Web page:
Archive for June 29th, 2019

By Duane Porter

With the advent of modernism almost a century and a half ago, art works such as Picasso’s Les Demoiselles d’Avignon, James Joyce’s Ulysses, and now The Other Side of the Wind have taken their place alongside the investigations of science and philosophy as a means toward understanding the nature of the universe. Art, rather than aspiring to mimesis, now becomes a consideration of perception and consciousness. It is when art ceases to be about something external to itself that it then begins to be about everything.

Although the themes of The Other Side of the Wind (friendship, collaboration, betrayal, guilt) are typically Wellesian it is the extremity of multiple styles in the film that is a surprise. A postmodern montage of cinematic perception (video, super-8 and 16 mm footage both black and white and color) resulting in a disparate découpage structurally juxtaposed with the formal modernism of the film within the film (on 35mm color) jars our sensibilities just enough to momentarily disrupt our equilibrium allowing us to see things with an immediacy we don’t normally have. As our balance is quickly restored we may find that we have gained, through a glimpse of self recognition, a clearer view of what is real.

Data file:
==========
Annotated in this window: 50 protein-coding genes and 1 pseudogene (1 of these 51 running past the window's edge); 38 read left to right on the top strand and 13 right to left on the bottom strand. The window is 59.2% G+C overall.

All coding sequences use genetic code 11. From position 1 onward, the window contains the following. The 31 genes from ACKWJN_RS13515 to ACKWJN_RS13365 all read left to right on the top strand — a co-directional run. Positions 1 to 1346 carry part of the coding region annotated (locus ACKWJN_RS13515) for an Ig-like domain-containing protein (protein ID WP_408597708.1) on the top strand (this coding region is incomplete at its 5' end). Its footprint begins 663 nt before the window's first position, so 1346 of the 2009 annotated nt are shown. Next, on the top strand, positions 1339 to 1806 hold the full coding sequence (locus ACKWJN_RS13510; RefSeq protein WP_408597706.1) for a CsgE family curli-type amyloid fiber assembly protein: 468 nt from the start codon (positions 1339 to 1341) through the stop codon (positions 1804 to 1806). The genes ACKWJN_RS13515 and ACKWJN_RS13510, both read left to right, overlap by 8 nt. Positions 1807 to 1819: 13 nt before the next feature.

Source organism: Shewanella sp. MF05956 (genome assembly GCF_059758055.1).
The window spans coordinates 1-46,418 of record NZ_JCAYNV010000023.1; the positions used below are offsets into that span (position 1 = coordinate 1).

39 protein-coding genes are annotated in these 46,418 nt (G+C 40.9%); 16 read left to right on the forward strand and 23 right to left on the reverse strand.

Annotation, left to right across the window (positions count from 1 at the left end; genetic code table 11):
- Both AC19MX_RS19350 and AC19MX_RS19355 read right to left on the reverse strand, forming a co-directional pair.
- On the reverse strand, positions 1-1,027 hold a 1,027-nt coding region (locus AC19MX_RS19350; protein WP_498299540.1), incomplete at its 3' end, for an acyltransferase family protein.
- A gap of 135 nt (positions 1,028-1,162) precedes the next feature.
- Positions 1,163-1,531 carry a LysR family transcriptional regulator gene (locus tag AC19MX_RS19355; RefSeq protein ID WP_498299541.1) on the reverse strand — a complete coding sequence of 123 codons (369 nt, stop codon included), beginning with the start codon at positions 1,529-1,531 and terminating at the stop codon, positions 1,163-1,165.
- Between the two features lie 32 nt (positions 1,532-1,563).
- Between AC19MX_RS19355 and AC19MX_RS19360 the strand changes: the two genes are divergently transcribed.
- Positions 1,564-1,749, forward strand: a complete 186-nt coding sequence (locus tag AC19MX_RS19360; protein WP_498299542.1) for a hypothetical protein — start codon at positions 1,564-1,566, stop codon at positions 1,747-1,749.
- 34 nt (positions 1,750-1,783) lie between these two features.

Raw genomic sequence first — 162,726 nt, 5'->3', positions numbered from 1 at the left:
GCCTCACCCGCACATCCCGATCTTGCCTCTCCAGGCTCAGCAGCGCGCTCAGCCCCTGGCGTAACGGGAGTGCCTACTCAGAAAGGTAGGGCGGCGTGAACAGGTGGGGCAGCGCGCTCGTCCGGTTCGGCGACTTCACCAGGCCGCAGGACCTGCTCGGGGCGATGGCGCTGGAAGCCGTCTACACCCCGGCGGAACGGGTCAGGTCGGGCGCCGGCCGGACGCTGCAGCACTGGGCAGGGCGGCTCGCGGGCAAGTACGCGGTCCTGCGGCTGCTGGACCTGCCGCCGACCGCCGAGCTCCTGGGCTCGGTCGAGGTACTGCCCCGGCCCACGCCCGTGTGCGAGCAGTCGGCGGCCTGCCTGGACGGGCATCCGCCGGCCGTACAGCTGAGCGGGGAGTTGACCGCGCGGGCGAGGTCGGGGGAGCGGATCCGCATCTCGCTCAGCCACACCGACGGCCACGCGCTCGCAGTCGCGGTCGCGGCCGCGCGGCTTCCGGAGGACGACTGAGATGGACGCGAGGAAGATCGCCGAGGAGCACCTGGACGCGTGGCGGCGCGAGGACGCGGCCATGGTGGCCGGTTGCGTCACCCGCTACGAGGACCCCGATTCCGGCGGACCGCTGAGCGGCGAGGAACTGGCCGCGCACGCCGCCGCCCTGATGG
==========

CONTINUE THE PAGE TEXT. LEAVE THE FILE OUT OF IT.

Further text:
The long overdue release of this film should help to renew our awareness of the importance of Orson Welles to cinema. As an uncompromising artist working in an unforgiving capitalist medium, he was in trouble from the moment Citizen Kane failed at the box-office. Although, as he occasionally said, he would’ve liked a mass audience, he wasn’t willing or even able to make films for the masses. His never-ceasing passion kept him working despite relentless adversity. As an independent filmmaker ignored by Hollywood he sought financing elsewhere, often working as an actor in the movies of others or making television commercials to get a paycheck, increasingly working outside the mainstream of commercial cinema, making the most of limited resources with innovative experimentation, he never stopped making his own movies. It is his importance as an artist that ultimately even exceeds his films. The legacy of Orson Welles stands as a monument to the autonomy of art. (more…)

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